How about this for an assignment for your class? Each student must find creative way to express the same global temperature data. Hmm, maybe I’ll try that!

Click through for a story on the project and access to the score for A Song for Our Warming Planet: http://ensia.com/videos/a-song-of-our-warming-planet/

Sunny Day!

Cookie Monster, a philosophical Muppet who now enjoys cookies in addition to a well-balanced diet, comes out to greet Marine families during a USO performance of Sesame Street Live aboard Marine Corps Air Station New River, April 28. During the show, Cookie Monster gave advice to Marine families about moving away from friends.

Cookie Monster, a philosophical Muppet who now enjoys cookies in addition to a well-balanced diet, comes out to greet Marine families during a USO performance of Sesame Street Live aboard Marine Corps Air Station New River. During the show, Cookie Monster gave advice to Marine families about moving away from friends.

This year Sesame Street (http://www.sesamestreet.org), a long-running children’s television program grounded in education research, has followed a curriculum in STEAM!!

Okay, you may wonder, why should educators at the university level care?

Here’s why we should care:

  1. Universities prepare early childhood education teachers. If their university-level STEM training includes STEAM, early childhood teachers can build on the Sesame Street STEAM curriculum in their own classrooms.
  2. We do and will continue to have STEM majors who have experienced STEAM at the preK-12 level. We can take advantage of these funds of knowledge in STEAM that our students bring to the classroom.
  3. Pre-K and university efforts in STEAM bear remarkable similarities, as evidenced in the Sesame Street curriculum document that supported this year’s work (STEM+A Curricular Seminar Summary: Science, Technology, Engineering, Mathematics and Art). In many passages one could simply swap the word student for the word child to produce something that looks like an argument for STEAM in higher ed. Quite a few of the examples of content (not included here) are also adaptable to the university level. Greater communication across all levels of teaching and learning will move us forward faster.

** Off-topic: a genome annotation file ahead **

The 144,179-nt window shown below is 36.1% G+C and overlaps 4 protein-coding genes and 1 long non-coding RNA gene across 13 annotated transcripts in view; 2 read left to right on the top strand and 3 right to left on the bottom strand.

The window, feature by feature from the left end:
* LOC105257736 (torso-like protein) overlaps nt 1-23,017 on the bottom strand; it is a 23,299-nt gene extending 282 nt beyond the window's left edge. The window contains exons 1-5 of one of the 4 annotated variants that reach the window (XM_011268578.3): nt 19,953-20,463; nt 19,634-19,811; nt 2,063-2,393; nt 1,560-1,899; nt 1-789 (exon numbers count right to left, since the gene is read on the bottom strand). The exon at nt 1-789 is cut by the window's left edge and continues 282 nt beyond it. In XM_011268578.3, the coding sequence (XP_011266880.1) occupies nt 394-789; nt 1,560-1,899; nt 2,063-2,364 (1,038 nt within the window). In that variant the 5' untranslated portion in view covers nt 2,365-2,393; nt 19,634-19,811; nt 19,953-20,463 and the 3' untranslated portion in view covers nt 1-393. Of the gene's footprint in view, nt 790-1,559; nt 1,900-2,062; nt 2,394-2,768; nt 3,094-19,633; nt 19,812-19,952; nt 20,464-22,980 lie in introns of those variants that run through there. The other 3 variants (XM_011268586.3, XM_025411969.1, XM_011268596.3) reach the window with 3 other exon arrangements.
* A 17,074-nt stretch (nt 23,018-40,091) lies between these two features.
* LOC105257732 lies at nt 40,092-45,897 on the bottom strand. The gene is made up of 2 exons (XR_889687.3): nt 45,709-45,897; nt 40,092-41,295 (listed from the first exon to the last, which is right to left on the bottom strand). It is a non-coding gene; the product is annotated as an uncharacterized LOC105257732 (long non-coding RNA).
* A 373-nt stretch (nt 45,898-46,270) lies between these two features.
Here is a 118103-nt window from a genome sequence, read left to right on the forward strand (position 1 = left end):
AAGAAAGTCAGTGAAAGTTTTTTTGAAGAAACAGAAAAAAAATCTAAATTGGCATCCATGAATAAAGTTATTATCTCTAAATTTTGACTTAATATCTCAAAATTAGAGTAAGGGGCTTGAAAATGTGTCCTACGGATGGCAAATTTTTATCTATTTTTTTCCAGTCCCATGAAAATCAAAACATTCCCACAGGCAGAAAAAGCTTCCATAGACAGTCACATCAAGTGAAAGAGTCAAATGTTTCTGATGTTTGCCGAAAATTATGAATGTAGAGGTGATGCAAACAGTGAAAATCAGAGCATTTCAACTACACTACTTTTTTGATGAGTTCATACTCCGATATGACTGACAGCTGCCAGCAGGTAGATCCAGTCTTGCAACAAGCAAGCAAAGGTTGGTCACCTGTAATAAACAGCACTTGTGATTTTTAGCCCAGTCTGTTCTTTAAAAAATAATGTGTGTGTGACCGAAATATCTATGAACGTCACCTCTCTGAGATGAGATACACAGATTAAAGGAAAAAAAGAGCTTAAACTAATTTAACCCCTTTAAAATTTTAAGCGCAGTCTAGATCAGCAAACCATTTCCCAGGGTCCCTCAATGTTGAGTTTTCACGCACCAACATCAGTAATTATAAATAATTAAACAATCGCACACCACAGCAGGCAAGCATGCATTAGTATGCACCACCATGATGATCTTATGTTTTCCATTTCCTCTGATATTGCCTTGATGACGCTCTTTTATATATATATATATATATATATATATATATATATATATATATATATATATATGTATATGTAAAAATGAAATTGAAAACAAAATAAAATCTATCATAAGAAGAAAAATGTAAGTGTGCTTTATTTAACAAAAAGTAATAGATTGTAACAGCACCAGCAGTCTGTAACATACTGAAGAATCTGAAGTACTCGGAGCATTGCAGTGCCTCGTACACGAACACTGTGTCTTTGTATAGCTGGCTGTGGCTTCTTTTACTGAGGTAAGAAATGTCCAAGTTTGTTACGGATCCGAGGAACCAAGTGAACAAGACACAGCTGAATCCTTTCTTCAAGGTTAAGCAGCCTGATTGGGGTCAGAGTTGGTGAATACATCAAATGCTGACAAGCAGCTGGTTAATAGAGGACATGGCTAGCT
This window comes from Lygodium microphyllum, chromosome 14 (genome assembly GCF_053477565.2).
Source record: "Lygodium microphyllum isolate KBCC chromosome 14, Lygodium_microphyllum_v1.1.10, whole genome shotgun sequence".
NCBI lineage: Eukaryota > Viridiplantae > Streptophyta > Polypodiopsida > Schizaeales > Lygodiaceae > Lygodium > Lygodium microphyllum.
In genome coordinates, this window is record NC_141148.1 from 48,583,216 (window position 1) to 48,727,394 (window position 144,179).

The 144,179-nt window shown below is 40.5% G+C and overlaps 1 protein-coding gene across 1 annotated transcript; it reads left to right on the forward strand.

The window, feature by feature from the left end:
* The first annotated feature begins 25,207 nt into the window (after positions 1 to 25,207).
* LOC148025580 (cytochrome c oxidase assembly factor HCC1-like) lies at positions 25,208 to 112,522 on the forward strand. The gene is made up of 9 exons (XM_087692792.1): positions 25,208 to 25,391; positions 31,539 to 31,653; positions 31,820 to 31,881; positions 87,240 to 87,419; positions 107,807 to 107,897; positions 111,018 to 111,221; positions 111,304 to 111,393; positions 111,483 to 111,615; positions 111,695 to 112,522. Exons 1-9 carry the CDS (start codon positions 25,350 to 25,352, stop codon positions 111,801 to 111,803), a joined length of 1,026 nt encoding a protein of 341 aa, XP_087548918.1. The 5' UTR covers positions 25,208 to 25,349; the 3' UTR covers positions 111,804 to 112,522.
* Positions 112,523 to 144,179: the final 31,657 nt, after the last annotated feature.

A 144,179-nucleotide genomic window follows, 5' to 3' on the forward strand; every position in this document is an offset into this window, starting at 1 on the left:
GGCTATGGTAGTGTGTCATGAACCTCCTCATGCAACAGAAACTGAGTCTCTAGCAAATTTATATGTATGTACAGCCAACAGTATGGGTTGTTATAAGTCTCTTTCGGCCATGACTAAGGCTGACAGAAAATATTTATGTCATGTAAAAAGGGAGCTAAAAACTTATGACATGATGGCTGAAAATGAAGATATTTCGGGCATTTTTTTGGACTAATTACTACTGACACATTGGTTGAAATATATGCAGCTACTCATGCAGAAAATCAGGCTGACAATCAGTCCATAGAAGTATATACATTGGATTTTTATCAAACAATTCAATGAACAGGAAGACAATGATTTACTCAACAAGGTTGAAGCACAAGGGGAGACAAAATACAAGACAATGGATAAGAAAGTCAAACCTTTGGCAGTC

Check out these quotes from the document:

“We can also help make the connection between scientific and innovative thinking to clearly demonstrate that the Arts can be used to inspire learning and teach STEM concepts. These process skills enable children to formulate thoughts into investigable questions, solve problems, and allow for the learning of new concepts and “big ideas” to become apparent and meaningful.”

“We can also help make the connection between scientific and innovative thinking to clearly demonstrate that the Arts can be used to inspire learning and teach STEM concepts. These process skills enable children to formulate thoughts into investigable questions, solve problems, and allow for the learning of new concepts and “big ideas” to become apparent and meaningful.”

Articulation across all levels of education, including high quality children’s programming, is important as we work to improve STEM teaching and learning.

Plus, who doesn’t love Sesame Street? Tell me, who’s your favorite muppet??

[While Sesame Street is a driven by a whole-child curriculum, they revise their curriculum to highlight specific educational needs. To address these needs, they invite advisors (academics, researchers, teachers, parent engagement professionals, and others) to join them for a curriculum seminar in which they present their research and experience. Colleagues at Sesame Workshop were kind enough to share with me the confidential curriculum document that resulted from the Season 43 curricular seminar on STEAM. Thank you, Sesame Workshop!]